Oct. 15-21, 1999
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Miller Center launches project on the presidency and the economy
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Scrapbooks show Jefferson was a clipper of newspapers
Arts' focus on technology: visiting artists to share techniques and sound
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Miller Center announces National Fellowship in Politics
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In Memoriam
Sleepless — but not lost for words
Car parts transformed into art in "Body Shop"
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Lisa SpaarSleepless -- but not lost for words

Anthology gathers poems about insomnia through the age

By Robert Brickhouse

It's a rare person who hasn't experienced at least one bad bout of sleeplessness. By some estimates, one in three people suffer from chronic sleep disorders. But take heart: we are in good company. Since ancient times, poets around the world have been writing about the torments of insomnia and often have found visionary inspiration in it.

Now a newly published anthology, edited by a poet and writing teacher at U.Va., brings together dozens of such poems, not only from great writers of the Western literary heritage but from cultures throughout the world, that reveal insomnia's extraordinary creative legacy through the centuries.

In Acquainted with the Night: Insomnia Poems, published by Columbia University Press, editor Lisa Russ Spaar presents an array of sleepless voices ranging from the ancient Greek Sappho to Job in the Bible, to Shakespeare to Walt Whitman and Emily Dickinson, to contemporary poets Elizabeth Bishop, Jane Kenyon and Charles Simic.

Documenting insomnia's universality, the anthology also includes memorable poems from Russia, Italy, India, China, Sweden, France, Vietnam and Romania, as well as from the Inuit, Tamil and Yiddish cultures. In the course of her research to create the volume, Spaar discovered not only the widespread nature of insomnia but also, she says, that "something about the insomniacal experience is directly related to why poets make poems. As Whitman points out, 'night, sleep, death and the stars' are the themes a poet's soul loves best," Spaar, acquainted with insomnia herself, began to notice several years ago that there were many vivid poems about sleeplessness, such as the classic Robert Frost poem that gives her anthology its title.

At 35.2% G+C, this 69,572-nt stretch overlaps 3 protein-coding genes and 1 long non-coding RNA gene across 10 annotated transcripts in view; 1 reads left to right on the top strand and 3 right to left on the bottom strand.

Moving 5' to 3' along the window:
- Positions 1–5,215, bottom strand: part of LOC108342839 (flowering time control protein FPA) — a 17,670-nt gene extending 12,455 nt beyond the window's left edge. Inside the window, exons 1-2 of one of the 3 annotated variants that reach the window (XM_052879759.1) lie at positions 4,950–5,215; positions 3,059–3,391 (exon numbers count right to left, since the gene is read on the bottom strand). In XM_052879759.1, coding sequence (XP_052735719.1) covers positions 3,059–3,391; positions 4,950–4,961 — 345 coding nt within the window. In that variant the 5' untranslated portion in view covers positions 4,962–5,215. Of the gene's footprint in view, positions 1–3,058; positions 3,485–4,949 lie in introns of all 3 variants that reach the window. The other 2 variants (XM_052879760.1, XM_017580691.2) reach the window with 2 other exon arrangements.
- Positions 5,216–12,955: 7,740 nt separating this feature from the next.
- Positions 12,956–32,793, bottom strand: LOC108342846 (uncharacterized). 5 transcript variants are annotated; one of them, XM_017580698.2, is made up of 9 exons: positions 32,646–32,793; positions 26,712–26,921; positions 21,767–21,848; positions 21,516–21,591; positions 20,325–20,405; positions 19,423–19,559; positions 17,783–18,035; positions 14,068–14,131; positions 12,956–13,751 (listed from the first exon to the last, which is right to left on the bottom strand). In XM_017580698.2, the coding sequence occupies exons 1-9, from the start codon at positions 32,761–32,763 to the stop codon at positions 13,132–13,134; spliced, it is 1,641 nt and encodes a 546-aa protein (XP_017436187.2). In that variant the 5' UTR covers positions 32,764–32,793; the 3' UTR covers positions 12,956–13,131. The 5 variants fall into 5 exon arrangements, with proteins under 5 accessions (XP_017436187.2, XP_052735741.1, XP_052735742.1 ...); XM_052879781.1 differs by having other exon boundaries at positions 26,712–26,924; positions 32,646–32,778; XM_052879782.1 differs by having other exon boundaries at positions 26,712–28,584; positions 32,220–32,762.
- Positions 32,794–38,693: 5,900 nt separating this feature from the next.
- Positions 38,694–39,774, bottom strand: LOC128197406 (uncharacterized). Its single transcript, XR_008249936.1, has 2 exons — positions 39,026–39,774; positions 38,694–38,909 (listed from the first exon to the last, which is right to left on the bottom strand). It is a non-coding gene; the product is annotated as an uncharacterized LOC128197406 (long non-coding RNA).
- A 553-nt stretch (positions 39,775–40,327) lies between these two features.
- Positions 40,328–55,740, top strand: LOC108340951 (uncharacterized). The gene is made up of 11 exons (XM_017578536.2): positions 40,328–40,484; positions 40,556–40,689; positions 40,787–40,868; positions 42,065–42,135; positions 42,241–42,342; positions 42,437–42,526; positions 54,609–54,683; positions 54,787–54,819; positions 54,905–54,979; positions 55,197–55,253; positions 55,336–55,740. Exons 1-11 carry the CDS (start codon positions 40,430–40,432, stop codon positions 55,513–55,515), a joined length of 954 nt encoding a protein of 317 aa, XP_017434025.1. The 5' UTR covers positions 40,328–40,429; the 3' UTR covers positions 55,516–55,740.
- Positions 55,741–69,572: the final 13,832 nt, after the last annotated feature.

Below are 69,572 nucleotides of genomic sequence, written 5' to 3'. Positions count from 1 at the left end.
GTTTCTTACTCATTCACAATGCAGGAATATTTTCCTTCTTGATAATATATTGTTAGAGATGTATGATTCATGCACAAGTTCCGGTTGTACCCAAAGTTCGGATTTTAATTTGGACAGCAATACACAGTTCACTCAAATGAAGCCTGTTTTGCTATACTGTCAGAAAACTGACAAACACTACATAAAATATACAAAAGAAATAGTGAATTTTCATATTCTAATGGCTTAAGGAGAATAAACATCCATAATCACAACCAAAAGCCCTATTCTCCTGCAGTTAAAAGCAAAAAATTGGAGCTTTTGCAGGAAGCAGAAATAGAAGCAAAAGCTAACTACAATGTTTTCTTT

She scanned her own bookshelves, made a list and quickly came up with 40 to 50 more, with such typical themes for the sleepless as solitude, personal crisis, worry, grief, passion, betrayal and guilt. As she mentioned her growing collection to friends and fellow poets, other poems

"It's a prevalent condition and it's affected lots of different writers over the years,˛ says Spaar, who is administrator of U.Va.'s creative writing program in the English department and whose own poetry collections include Blind Boy on Skates and the forthcoming Glass Town.

A main theme of insomnia, both for poets and everyone else, is often an awareness, conscious or unconscious, of death, Spaar discovered.

"There's something about the 'big sleep' of death that makes the Ślittle sleep' of night strongly affect people," she says, and insomnia can be for some an attempt to ward off death, to remain conscious. For example, she cites the condemned prisoner in Federico Garcia Lorca's "Ballad of One Doomed to Die," who "knows that to close his eyes, even in sleep, is to surrender to his inevitable, approaching fate." And, she points out, many mystics, monastics and religious traditions advocate wakefulness.

One of the other chief themes of insomnia poems is the idea that sleeplessness can be a source of visionary, erotic or artistic experience, she says. Poets may express a sense that sleep deprivation "can remove the veils between sleep and waking, dream and reality, and invite spiritual, artistic and erotic enlightenment, even redemption," Spaar writes in the introduction to Acquainted with the Night. "Perhaps this notion of an energizing, creative insomnia helps to account for the fact that a significant number of our greatest writers and thinkers were also chronic insomniacs."

Kafka, for example, believed his insomnia was a direct source of his creativity. And Nabokov thought sleep was "the most moronic fraternity in the world." Spaar divides the anthology of some 80 insomnia poems into three sections: "solitude and vigil," "anguish and longing," and "epiphany and vision."

With more than 200 poems that she and colleagues came up with, "and they are still coming in," she had to shorten the proposed book to make it manageable. There easily is enough for another volume.

The poets in the anthology also propose various remedies for insomnia, including reading, or the favorite of the several "perambulators," like Frost: walking.

Reading is Spaar's own preferred method. "I used to fight it. Now I've gotten a little more philosophical about it," she says. "I've learned to accept the flow of it. Just hearing all these other voices has helped."


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